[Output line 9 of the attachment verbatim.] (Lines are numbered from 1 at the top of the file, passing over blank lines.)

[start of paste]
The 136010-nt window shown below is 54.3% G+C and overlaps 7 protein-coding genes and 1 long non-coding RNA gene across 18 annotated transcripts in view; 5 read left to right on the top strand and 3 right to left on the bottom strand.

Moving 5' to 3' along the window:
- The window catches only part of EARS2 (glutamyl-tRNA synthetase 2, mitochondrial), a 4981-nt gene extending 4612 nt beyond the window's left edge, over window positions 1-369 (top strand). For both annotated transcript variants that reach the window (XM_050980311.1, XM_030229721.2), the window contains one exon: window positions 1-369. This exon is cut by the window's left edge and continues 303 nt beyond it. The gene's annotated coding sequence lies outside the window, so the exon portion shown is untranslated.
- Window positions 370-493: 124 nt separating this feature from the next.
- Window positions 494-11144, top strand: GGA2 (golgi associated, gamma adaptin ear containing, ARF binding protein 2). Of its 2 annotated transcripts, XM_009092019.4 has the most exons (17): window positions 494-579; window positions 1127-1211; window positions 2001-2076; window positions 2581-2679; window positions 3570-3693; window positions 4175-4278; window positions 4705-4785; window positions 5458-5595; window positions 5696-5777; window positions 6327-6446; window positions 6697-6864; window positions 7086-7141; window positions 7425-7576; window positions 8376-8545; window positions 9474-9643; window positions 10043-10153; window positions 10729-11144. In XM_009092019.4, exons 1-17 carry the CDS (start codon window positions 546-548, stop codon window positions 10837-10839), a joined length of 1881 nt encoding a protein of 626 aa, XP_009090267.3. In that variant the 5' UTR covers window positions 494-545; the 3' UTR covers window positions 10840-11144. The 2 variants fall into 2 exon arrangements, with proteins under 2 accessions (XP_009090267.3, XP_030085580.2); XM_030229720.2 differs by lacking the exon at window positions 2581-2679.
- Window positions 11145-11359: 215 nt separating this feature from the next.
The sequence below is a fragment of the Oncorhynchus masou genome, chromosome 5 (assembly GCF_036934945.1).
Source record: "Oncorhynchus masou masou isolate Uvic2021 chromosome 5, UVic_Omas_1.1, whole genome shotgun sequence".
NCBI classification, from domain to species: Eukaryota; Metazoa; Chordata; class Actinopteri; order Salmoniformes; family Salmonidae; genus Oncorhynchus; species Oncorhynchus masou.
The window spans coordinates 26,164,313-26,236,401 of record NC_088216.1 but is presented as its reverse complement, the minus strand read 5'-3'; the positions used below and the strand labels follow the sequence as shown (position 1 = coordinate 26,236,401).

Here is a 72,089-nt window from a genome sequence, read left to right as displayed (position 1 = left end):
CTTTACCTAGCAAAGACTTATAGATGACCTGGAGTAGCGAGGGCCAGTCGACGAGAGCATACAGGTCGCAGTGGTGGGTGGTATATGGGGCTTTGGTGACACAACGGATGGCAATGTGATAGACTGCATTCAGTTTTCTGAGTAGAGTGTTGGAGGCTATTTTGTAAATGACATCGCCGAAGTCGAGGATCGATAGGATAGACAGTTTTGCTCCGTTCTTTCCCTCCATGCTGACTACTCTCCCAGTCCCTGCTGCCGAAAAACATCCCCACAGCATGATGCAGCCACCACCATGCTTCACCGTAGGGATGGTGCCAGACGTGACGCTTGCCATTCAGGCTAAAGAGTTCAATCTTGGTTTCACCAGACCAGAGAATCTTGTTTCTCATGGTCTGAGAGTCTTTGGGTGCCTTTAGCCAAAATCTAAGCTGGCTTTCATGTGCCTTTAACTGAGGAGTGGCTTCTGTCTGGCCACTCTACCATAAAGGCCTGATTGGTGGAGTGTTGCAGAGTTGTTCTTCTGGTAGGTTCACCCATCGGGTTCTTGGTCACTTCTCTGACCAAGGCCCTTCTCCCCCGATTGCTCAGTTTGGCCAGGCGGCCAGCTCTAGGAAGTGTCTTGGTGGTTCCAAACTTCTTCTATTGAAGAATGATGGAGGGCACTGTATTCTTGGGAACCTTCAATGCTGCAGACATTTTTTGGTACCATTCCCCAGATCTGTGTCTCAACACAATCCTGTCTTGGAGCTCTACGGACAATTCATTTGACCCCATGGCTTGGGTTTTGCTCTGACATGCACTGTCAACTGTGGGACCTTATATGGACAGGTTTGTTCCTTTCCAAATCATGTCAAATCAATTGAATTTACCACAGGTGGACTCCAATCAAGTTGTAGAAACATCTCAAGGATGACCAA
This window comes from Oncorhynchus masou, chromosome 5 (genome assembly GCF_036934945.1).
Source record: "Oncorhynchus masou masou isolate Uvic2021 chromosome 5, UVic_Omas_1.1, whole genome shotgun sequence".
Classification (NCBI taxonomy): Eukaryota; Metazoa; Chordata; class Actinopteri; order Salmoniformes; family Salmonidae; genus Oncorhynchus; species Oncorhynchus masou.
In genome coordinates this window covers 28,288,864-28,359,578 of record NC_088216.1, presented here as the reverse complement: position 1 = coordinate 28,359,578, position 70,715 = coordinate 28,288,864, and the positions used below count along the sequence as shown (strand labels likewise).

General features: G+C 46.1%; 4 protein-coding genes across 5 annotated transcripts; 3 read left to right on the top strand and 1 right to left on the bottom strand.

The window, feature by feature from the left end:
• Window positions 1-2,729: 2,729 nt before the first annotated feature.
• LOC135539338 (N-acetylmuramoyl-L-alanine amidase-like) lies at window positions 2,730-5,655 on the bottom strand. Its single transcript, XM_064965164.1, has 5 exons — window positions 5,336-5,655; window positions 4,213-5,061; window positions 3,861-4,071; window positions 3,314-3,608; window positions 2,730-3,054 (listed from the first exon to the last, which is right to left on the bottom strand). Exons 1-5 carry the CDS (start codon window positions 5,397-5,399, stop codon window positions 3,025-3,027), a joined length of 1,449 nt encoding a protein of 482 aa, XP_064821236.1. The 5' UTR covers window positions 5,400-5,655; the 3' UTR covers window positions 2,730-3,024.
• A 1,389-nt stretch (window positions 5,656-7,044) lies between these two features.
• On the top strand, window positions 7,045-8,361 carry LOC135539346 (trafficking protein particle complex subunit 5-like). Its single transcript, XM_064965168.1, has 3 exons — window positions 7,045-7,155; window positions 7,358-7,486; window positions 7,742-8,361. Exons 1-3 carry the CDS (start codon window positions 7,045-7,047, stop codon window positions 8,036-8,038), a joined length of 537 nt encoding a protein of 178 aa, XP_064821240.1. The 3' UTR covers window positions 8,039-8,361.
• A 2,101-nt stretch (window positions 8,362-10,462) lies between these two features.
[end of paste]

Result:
NCBI classification, from domain to species: Eukaryota; Metazoa; Chordata; class Actinopteri; order Salmoniformes; family Salmonidae; genus Oncorhynchus; species Oncorhynchus masou.